“Such constant expansion was critical, because the Virginia plantation of the day was incredibly wasteful. The low ground or inferior bottomland was planted to corn, to provide food for slaves and animals. Fertile land identified by hardwood growth was saved for tobacco. The planters had their slaves gird large trees and leave the trees to die while plowing lightly around them. Slaves created hills for tobacco with a hoe, without bothering to remove the trees. After three annual crops of tobacco, these "fields" grew wheat for a year or so before being abandoned and allowed to revert to pine forest. The planters let their stock roam wild, made no use of animal manure, and practiced onLy the most rudimentary crop rotation. Meanwhile, the planters moved their slaves to virgin lands and repeated the process. The system allowed the planters to use to the maximum the two things in which they were really rich, land and slaves. Tobacco, their only cash crop, was dependent on an all-but- unlimited quantity of each...
Tobacco wore out land so fast there could never be enough, but tobacco never broughr in enough money to allow planters to get ahead. Their speculation in land was done on credit and promises and warrants, not cash, so they were always land rich and cash-poor. Small wonder Jefferson was obsessed with securing an empire for the United States.
Tobacco culture represented an all-out assault on the environment for the sake of a crop that did no good and much harm to people's health as well as to the land, not to mention the political and moral effects of relying on slavery for a labor force. But to Virginia's planters, even to so inventive a man as Jefferson, there appeared to be no alterative. In fact, an alternative existed right under their noses.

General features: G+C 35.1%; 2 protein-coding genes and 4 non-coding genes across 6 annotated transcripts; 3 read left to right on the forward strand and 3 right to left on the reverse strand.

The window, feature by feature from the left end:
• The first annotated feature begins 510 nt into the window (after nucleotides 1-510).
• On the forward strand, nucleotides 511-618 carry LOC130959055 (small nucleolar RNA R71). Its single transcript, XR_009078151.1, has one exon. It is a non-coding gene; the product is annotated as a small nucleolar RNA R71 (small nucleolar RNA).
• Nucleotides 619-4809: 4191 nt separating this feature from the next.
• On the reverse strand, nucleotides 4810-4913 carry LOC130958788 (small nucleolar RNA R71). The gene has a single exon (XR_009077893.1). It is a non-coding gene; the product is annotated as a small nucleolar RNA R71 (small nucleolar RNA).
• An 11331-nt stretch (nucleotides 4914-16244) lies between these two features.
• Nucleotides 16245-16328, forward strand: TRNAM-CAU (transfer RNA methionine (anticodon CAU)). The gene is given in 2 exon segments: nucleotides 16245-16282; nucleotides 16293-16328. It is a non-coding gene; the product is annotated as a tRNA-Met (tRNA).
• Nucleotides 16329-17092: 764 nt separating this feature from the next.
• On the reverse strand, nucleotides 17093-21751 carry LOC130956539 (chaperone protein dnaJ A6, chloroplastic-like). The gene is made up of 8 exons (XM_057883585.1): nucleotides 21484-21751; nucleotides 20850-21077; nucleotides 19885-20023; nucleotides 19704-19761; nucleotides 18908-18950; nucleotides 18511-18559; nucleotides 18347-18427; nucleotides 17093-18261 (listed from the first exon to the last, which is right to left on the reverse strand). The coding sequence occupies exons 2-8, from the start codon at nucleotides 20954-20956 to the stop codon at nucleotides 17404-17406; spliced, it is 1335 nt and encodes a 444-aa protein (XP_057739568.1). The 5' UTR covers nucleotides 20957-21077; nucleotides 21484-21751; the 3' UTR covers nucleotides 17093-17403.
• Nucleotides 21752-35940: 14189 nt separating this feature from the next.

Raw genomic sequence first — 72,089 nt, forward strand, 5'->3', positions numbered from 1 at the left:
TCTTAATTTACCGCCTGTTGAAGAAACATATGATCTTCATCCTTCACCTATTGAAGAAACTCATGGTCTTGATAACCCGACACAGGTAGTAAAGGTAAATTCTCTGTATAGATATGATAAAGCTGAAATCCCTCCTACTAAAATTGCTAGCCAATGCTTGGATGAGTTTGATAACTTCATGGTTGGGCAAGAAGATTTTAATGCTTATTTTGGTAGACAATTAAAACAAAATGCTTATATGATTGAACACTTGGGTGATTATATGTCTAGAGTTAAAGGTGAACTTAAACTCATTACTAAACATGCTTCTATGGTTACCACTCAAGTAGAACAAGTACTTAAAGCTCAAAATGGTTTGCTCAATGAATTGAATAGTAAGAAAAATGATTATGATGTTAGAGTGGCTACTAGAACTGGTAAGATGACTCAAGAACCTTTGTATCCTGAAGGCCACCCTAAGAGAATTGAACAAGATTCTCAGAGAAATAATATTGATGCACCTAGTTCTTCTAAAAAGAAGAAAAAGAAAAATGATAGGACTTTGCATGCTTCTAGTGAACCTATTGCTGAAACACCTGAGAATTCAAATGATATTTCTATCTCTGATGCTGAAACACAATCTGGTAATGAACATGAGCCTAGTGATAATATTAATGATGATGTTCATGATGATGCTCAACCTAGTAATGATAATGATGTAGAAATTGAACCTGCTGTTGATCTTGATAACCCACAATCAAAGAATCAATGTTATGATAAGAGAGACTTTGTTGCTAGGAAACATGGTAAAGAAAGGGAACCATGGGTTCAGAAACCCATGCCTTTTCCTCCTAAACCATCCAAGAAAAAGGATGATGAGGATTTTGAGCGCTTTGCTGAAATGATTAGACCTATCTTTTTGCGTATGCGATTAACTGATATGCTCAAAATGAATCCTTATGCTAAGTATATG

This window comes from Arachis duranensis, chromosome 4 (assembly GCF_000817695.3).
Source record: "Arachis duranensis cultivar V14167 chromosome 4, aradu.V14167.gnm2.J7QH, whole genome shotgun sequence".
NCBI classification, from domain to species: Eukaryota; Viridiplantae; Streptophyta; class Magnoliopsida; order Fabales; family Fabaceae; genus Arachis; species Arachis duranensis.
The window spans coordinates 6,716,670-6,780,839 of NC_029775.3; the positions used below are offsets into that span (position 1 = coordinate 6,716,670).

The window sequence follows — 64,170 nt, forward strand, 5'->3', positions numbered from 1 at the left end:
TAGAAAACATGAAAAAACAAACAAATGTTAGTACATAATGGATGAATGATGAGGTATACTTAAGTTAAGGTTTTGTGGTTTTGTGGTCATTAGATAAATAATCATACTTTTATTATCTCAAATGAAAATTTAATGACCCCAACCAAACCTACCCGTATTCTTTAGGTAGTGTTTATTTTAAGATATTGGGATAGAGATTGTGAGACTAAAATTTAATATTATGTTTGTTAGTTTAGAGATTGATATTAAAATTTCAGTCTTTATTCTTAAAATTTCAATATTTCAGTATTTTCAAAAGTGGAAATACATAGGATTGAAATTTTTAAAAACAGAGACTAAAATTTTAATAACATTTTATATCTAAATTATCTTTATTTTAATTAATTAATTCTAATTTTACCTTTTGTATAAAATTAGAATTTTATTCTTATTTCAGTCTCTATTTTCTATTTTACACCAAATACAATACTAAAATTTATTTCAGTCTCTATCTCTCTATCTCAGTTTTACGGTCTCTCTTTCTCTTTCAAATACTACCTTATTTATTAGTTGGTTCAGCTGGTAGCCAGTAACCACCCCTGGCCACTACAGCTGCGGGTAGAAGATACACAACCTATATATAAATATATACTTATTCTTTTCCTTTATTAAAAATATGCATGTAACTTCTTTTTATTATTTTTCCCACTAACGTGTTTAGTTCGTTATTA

German immigrants, farming in the Shenandoah Valley, had a much different relationship with the land from that of the planters of English stock. The Germans had not received huge grants of land from the English king or the royal governor; they had bought their land, in relatively small holdings. Coming from a country with a tradition of keeping the farm in the same family for generations, even centuries, they were in it for the long haul, not for quick profit. They cleared their fields of all trees and stumps, plowed deep to arrest erosion, housed their cattle in great barns, used manure as fertilizer, and practiced a precise scheme of crop rotation. They worked with their own hands, and their help came trom their sons and relatives. No overseer, indentured servant, or slave -- men with little interest in the precious undertaking of making a family farm -- was allowed near their fields.” (pp. 32-33)
05 January 2013
Economic life in colonial America
An extended excerpt from Stephen E. Ambrose's Undaunted Courage: Meriwether Lewis, Thomas Jefferson, and the Opening of the American West: